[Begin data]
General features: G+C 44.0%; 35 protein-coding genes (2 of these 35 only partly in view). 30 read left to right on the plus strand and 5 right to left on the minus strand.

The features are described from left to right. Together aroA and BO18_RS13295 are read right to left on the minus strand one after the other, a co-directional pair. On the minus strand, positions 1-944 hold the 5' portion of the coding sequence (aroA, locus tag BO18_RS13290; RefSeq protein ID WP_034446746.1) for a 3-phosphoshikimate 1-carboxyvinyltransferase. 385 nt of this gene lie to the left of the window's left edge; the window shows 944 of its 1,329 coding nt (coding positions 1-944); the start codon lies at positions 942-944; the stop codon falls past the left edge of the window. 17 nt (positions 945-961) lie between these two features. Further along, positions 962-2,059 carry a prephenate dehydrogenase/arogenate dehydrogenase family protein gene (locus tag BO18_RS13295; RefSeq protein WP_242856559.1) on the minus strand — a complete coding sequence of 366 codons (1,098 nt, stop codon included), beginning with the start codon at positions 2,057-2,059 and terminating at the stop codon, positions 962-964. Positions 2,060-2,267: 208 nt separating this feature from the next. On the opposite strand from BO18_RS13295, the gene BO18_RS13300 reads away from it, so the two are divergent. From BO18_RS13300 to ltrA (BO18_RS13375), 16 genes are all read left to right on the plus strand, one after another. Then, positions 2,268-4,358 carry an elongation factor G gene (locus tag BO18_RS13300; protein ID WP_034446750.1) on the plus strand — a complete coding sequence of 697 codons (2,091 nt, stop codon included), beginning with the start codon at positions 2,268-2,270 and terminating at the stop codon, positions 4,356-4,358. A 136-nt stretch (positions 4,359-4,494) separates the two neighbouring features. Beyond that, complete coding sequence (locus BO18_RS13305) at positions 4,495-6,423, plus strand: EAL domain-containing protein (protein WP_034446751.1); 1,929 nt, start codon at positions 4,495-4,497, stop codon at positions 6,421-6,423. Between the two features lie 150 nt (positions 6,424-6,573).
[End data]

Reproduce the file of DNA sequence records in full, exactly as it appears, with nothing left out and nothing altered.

General features: G+C 44.0%; 35 protein-coding genes (2 of these 35 only partly in view). 30 read left to right on the plus strand and 5 right to left on the minus strand.

The features are described from left to right. Together aroA and BO18_RS13295 are read right to left on the minus strand one after the other, a co-directional pair. On the minus strand, positions 1-944 hold the 5' portion of the coding sequence (aroA, locus tag BO18_RS13290; RefSeq protein ID WP_034446746.1) for a 3-phosphoshikimate 1-carboxyvinyltransferase. 385 nt of this gene lie to the left of the window's left edge; the window shows 944 of its 1,329 coding nt (coding positions 1-944); the start codon lies at positions 942-944; the stop codon falls past the left edge of the window. 17 nt (positions 945-961) lie between these two features. Further along, positions 962-2,059 carry a prephenate dehydrogenase/arogenate dehydrogenase family protein gene (locus tag BO18_RS13295; RefSeq protein WP_242856559.1) on the minus strand — a complete coding sequence of 366 codons (1,098 nt, stop codon included), beginning with the start codon at positions 2,057-2,059 and terminating at the stop codon, positions 962-964. Positions 2,060-2,267: 208 nt separating this feature from the next. On the opposite strand from BO18_RS13295, the gene BO18_RS13300 reads away from it, so the two are divergent. From BO18_RS13300 to ltrA (BO18_RS13375), 16 genes are all read left to right on the plus strand, one after another. Then, positions 2,268-4,358 carry an elongation factor G gene (locus tag BO18_RS13300; protein ID WP_034446750.1) on the plus strand — a complete coding sequence of 697 codons (2,091 nt, stop codon included), beginning with the start codon at positions 2,268-2,270 and terminating at the stop codon, positions 4,356-4,358. A 136-nt stretch (positions 4,359-4,494) separates the two neighbouring features. Beyond that, complete coding sequence (locus BO18_RS13305) at positions 4,495-6,423, plus strand: EAL domain-containing protein (protein WP_034446751.1); 1,929 nt, start codon at positions 4,495-4,497, stop codon at positions 6,421-6,423. Between the two features lie 150 nt (positions 6,424-6,573).